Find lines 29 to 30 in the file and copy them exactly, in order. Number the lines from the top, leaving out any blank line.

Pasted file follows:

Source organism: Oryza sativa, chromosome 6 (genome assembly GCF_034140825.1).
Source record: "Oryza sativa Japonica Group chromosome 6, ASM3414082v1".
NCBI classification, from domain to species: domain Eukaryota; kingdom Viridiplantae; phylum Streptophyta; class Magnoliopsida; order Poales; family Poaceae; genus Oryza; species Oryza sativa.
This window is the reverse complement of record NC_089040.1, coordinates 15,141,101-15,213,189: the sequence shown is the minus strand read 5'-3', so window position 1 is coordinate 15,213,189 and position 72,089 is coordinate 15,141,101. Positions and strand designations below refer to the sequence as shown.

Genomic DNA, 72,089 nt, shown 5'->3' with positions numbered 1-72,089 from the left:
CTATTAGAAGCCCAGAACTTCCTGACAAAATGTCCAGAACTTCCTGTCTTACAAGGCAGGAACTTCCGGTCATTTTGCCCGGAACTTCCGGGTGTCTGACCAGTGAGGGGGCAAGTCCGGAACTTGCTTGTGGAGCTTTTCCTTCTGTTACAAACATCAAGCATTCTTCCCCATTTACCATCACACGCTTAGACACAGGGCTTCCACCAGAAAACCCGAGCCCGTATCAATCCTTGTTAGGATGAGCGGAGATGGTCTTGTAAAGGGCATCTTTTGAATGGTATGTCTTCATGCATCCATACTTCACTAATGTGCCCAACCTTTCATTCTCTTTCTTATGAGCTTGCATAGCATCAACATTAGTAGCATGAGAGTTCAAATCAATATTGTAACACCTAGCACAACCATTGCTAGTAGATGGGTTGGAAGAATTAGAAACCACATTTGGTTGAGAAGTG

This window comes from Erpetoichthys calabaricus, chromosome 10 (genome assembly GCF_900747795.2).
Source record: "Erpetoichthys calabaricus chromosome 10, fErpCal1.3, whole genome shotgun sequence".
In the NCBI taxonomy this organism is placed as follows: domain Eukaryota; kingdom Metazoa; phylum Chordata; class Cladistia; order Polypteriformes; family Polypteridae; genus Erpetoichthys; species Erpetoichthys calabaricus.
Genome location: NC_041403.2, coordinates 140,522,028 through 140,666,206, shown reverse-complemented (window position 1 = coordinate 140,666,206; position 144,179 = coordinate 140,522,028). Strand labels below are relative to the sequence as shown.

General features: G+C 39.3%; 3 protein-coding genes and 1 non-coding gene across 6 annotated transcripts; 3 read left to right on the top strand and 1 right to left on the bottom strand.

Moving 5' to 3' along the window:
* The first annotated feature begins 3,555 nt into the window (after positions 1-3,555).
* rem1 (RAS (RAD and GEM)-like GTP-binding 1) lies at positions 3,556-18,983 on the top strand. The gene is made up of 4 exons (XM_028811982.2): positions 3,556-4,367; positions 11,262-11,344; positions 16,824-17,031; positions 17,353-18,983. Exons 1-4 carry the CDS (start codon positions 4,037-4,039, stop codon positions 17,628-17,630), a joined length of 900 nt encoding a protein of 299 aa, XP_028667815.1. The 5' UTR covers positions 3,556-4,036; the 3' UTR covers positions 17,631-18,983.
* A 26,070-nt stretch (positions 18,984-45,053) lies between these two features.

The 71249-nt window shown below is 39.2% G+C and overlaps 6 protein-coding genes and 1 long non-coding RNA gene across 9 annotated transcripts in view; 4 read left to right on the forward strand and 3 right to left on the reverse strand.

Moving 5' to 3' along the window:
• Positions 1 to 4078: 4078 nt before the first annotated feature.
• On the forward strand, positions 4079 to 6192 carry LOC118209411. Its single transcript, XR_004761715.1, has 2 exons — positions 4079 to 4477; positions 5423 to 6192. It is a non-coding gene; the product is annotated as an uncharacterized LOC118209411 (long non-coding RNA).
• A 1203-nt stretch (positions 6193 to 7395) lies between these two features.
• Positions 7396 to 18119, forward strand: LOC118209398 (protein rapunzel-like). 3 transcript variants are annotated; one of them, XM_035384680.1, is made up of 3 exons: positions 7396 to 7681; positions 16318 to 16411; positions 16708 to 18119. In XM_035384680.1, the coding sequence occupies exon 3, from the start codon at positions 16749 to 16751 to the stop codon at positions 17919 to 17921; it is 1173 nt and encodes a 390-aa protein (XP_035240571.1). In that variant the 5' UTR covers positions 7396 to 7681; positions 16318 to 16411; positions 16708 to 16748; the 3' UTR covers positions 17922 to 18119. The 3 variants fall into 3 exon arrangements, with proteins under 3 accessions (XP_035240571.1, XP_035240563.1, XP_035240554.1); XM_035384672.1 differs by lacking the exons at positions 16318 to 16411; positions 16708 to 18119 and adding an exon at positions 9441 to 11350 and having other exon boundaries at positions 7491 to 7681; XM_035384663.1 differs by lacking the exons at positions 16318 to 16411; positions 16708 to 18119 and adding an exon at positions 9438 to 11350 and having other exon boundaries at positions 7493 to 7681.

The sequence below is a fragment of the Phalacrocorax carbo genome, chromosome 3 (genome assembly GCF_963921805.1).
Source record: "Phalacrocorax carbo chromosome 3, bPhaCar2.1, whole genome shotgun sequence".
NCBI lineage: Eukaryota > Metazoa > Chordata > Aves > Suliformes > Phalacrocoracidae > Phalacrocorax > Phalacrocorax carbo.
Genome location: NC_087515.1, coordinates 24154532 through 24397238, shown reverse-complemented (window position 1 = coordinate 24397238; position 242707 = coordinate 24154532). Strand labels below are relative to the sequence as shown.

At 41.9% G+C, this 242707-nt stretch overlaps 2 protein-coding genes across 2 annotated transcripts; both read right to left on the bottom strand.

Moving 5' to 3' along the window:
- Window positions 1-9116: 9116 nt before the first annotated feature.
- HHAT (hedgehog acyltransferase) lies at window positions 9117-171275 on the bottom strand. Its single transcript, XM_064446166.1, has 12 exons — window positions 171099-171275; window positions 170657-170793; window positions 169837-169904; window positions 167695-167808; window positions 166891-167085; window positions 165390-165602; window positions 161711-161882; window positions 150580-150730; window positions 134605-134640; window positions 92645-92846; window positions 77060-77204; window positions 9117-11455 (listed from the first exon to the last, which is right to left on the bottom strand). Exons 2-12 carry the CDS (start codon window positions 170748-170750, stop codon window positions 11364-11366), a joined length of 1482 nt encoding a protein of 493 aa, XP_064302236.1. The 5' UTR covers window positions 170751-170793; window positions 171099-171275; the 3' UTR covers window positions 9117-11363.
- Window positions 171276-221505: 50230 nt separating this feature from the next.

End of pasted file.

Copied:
- HHAT (hedgehog acyltransferase) lies at window positions 9117-171275 on the bottom strand. Its single transcript, XM_064446166.1, has 12 exons — window positions 171099-171275; window positions 170657-170793; window positions 169837-169904; window positions 167695-167808; window positions 166891-167085; window positions 165390-165602; window positions 161711-161882; window positions 150580-150730; window positions 134605-134640; window positions 92645-92846; window positions 77060-77204; window positions 9117-11455 (listed from the first exon to the last, which is right to left on the bottom strand). Exons 2-12 carry the CDS (start codon window positions 170748-170750, stop codon window positions 11364-11366), a joined length of 1482 nt encoding a protein of 493 aa, XP_064302236.1. The 5' UTR covers window positions 170751-170793; window positions 171099-171275; the 3' UTR covers window positions 9117-11363.
- Window positions 171276-221505: 50230 nt separating this feature from the next.